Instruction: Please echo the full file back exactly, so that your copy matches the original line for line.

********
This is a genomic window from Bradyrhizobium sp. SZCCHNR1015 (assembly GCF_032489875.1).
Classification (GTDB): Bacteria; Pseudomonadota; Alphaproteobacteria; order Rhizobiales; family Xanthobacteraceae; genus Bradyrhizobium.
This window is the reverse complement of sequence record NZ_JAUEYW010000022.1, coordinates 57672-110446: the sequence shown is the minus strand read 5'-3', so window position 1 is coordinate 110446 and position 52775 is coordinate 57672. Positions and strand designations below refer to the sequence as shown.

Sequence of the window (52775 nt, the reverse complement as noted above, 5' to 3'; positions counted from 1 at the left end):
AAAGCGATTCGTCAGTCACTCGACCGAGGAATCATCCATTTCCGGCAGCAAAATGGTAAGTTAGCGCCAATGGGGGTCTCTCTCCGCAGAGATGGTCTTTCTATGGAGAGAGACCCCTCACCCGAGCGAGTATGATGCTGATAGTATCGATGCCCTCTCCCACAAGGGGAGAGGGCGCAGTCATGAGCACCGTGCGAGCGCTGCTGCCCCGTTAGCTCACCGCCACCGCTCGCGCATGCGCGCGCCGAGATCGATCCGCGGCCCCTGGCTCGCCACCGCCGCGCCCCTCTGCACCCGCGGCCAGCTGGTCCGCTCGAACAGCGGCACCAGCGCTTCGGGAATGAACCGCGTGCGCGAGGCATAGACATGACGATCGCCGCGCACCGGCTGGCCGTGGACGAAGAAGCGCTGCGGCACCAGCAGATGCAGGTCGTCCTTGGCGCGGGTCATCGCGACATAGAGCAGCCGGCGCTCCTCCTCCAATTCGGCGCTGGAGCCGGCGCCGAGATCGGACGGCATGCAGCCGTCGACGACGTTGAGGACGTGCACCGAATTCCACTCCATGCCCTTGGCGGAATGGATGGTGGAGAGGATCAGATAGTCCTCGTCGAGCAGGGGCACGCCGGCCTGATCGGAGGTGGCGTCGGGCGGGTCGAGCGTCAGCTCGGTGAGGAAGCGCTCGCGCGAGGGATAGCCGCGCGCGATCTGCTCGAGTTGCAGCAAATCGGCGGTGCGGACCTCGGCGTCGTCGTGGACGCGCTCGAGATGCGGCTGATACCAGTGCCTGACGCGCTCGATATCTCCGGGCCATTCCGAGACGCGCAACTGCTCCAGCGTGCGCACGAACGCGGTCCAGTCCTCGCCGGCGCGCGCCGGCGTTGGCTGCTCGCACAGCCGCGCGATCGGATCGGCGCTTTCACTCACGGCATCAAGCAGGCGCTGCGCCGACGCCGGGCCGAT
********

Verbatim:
This is a genomic window from Bradyrhizobium sp. SZCCHNR1015 (assembly GCF_032489875.1).
Classification (GTDB): Bacteria; Pseudomonadota; Alphaproteobacteria; order Rhizobiales; family Xanthobacteraceae; genus Bradyrhizobium.
This window is the reverse complement of sequence record NZ_JAUEYW010000022.1, coordinates 57672-110446: the sequence shown is the minus strand read 5'-3', so window position 1 is coordinate 110446 and position 52775 is coordinate 57672. Positions and strand designations below refer to the sequence as shown.

Sequence of the window (52775 nt, the reverse complement as noted above, 5' to 3'; positions counted from 1 at the left end):
AAAGCGATTCGTCAGTCACTCGACCGAGGAATCATCCATTTCCGGCAGCAAAATGGTAAGTTAGCGCCAATGGGGGTCTCTCTCCGCAGAGATGGTCTTTCTATGGAGAGAGACCCCTCACCCGAGCGAGTATGATGCTGATAGTATCGATGCCCTCTCCCACAAGGGGAGAGGGCGCAGTCATGAGCACCGTGCGAGCGCTGCTGCCCCGTTAGCTCACCGCCACCGCTCGCGCATGCGCGCGCCGAGATCGATCCGCGGCCCCTGGCTCGCCACCGCCGCGCCCCTCTGCACCCGCGGCCAGCTGGTCCGCTCGAACAGCGGCACCAGCGCTTCGGGAATGAACCGCGTGCGCGAGGCATAGACATGACGATCGCCGCGCACCGGCTGGCCGTGGACGAAGAAGCGCTGCGGCACCAGCAGATGCAGGTCGTCCTTGGCGCGGGTCATCGCGACATAGAGCAGCCGGCGCTCCTCCTCCAATTCGGCGCTGGAGCCGGCGCCGAGATCGGACGGCATGCAGCCGTCGACGACGTTGAGGACGTGCACCGAATTCCACTCCATGCCCTTGGCGGAATGGATGGTGGAGAGGATCAGATAGTCCTCGTCGAGCAGGGGCACGCCGGCCTGATCGGAGGTGGCGTCGGGCGGGTCGAGCGTCAGCTCGGTGAGGAAGCGCTCGCGCGAGGGATAGCCGCGCGCGATCTGCTCGAGTTGCAGCAAATCGGCGGTGCGGACCTCGGCGTCGTCGTGGACGCGCTCGAGATGCGGCTGATACCAGTGCCTGACGCGCTCGATATCTCCGGGCCATTCCGAGACGCGCAACTGCTCCAGCGTGCGCACGAACGCGGTCCAGTCCTCGCCGGCGCGCGCCGGCGTTGGCTGCTCGCACAGCCGCGCGATCGGATCGGCGCTTTCACTCACGGCATCAAGCAGGCGCTGCGCCGACGCCGGGCCGAT